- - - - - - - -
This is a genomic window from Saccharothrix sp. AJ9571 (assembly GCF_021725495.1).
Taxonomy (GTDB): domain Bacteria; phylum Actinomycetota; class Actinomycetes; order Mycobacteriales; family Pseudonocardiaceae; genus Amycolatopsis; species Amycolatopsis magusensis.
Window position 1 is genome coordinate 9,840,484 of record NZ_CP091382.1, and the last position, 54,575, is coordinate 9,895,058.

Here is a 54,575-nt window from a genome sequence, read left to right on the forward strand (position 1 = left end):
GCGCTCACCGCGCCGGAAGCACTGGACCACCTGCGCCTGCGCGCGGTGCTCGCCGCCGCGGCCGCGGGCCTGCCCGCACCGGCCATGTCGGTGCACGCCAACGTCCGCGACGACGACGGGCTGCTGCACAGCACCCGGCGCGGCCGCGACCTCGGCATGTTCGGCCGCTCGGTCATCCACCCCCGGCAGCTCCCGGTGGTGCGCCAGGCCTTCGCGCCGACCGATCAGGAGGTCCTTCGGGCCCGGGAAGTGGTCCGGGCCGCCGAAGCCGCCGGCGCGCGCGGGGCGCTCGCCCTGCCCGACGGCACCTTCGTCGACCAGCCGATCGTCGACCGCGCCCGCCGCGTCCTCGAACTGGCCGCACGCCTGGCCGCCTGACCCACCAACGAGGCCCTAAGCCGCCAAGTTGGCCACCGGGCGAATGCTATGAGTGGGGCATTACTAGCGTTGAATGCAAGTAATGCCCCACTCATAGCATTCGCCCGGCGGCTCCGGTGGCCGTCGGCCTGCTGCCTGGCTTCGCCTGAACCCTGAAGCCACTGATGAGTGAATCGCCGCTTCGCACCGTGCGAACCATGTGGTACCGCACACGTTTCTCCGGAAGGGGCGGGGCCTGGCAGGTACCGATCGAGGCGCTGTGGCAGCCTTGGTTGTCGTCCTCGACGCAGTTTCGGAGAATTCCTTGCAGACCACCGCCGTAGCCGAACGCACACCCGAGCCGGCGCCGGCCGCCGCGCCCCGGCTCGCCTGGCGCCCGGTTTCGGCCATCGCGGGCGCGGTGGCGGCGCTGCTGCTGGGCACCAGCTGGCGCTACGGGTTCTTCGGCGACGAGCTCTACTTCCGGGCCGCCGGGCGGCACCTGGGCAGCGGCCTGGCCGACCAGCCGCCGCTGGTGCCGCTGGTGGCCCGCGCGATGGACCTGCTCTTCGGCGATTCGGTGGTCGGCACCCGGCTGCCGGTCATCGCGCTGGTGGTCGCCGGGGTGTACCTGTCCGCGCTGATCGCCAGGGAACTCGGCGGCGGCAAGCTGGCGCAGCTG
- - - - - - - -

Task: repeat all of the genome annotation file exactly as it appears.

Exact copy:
This is a genomic window from Saccharothrix sp. AJ9571 (assembly GCF_021725495.1).
Taxonomy (GTDB): domain Bacteria; phylum Actinomycetota; class Actinomycetes; order Mycobacteriales; family Pseudonocardiaceae; genus Amycolatopsis; species Amycolatopsis magusensis.
Window position 1 is genome coordinate 9,840,484 of record NZ_CP091382.1, and the last position, 54,575, is coordinate 9,895,058.

Here is a 54,575-nt window from a genome sequence, read left to right on the forward strand (position 1 = left end):
GCGCTCACCGCGCCGGAAGCACTGGACCACCTGCGCCTGCGCGCGGTGCTCGCCGCCGCGGCCGCGGGCCTGCCCGCACCGGCCATGTCGGTGCACGCCAACGTCCGCGACGACGACGGGCTGCTGCACAGCACCCGGCGCGGCCGCGACCTCGGCATGTTCGGCCGCTCGGTCATCCACCCCCGGCAGCTCCCGGTGGTGCGCCAGGCCTTCGCGCCGACCGATCAGGAGGTCCTTCGGGCCCGGGAAGTGGTCCGGGCCGCCGAAGCCGCCGGCGCGCGCGGGGCGCTCGCCCTGCCCGACGGCACCTTCGTCGACCAGCCGATCGTCGACCGCGCCCGCCGCGTCCTCGAACTGGCCGCACGCCTGGCCGCCTGACCCACCAACGAGGCCCTAAGCCGCCAAGTTGGCCACCGGGCGAATGCTATGAGTGGGGCATTACTAGCGTTGAATGCAAGTAATGCCCCACTCATAGCATTCGCCCGGCGGCTCCGGTGGCCGTCGGCCTGCTGCCTGGCTTCGCCTGAACCCTGAAGCCACTGATGAGTGAATCGCCGCTTCGCACCGTGCGAACCATGTGGTACCGCACACGTTTCTCCGGAAGGGGCGGGGCCTGGCAGGTACCGATCGAGGCGCTGTGGCAGCCTTGGTTGTCGTCCTCGACGCAGTTTCGGAGAATTCCTTGCAGACCACCGCCGTAGCCGAACGCACACCCGAGCCGGCGCCGGCCGCCGCGCCCCGGCTCGCCTGGCGCCCGGTTTCGGCCATCGCGGGCGCGGTGGCGGCGCTGCTGCTGGGCACCAGCTGGCGCTACGGGTTCTTCGGCGACGAGCTCTACTTCCGGGCCGCCGGGCGGCACCTGGGCAGCGGCCTGGCCGACCAGCCGCCGCTGGTGCCGCTGGTGGCCCGCGCGATGGACCTGCTCTTCGGCGATTCGGTGGTCGGCACCCGGCTGCCGGTCATCGCGCTGGTGGTCGCCGGGGTGTACCTGTCCGCGCTGATCGCCAGGGAACTCGGCGGCGGCAAGCTGGCGCAGCTG